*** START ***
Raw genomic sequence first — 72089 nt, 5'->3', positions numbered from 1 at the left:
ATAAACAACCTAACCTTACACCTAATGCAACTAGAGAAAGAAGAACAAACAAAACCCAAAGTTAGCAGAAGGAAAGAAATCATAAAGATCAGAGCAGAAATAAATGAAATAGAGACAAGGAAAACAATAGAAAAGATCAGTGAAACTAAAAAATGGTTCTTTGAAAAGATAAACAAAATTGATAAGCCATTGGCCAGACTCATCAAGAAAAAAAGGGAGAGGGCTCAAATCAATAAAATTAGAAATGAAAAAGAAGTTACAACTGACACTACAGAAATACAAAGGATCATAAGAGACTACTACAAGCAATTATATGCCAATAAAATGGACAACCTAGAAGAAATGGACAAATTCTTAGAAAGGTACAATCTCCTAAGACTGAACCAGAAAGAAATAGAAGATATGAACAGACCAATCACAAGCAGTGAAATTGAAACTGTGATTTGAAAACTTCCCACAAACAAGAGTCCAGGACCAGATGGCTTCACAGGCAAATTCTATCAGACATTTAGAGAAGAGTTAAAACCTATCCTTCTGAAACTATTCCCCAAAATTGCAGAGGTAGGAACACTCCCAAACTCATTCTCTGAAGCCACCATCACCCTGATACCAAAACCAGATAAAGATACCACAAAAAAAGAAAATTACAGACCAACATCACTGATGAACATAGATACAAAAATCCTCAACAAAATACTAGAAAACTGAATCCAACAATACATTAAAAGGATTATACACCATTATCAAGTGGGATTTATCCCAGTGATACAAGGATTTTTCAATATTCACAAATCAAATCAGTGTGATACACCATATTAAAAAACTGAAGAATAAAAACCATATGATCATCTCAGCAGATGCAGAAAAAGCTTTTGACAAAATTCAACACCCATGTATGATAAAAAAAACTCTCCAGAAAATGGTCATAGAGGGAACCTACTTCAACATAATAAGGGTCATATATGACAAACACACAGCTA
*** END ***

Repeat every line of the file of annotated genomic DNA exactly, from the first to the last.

Raw genomic sequence first — 72089 nt, 5'->3', positions numbered from 1 at the left:
ATAAACAACCTAACCTTACACCTAATGCAACTAGAGAAAGAAGAACAAACAAAACCCAAAGTTAGCAGAAGGAAAGAAATCATAAAGATCAGAGCAGAAATAAATGAAATAGAGACAAGGAAAACAATAGAAAAGATCAGTGAAACTAAAAAATGGTTCTTTGAAAAGATAAACAAAATTGATAAGCCATTGGCCAGACTCATCAAGAAAAAAAGGGAGAGGGCTCAAATCAATAAAATTAGAAATGAAAAAGAAGTTACAACTGACACTACAGAAATACAAAGGATCATAAGAGACTACTACAAGCAATTATATGCCAATAAAATGGACAACCTAGAAGAAATGGACAAATTCTTAGAAAGGTACAATCTCCTAAGACTGAACCAGAAAGAAATAGAAGATATGAACAGACCAATCACAAGCAGTGAAATTGAAACTGTGATTTGAAAACTTCCCACAAACAAGAGTCCAGGACCAGATGGCTTCACAGGCAAATTCTATCAGACATTTAGAGAAGAGTTAAAACCTATCCTTCTGAAACTATTCCCCAAAATTGCAGAGGTAGGAACACTCCCAAACTCATTCTCTGAAGCCACCATCACCCTGATACCAAAACCAGATAAAGATACCACAAAAAAAGAAAATTACAGACCAACATCACTGATGAACATAGATACAAAAATCCTCAACAAAATACTAGAAAACTGAATCCAACAATACATTAAAAGGATTATACACCATTATCAAGTGGGATTTATCCCAGTGATACAAGGATTTTTCAATATTCACAAATCAAATCAGTGTGATACACCATATTAAAAAACTGAAGAATAAAAACCATATGATCATCTCAGCAGATGCAGAAAAAGCTTTTGACAAAATTCAACACCCATGTATGATAAAAAAAACTCTCCAGAAAATGGTCATAGAGGGAACCTACTTCAACATAATAAGGGTCATATATGACAAACACACAGCTA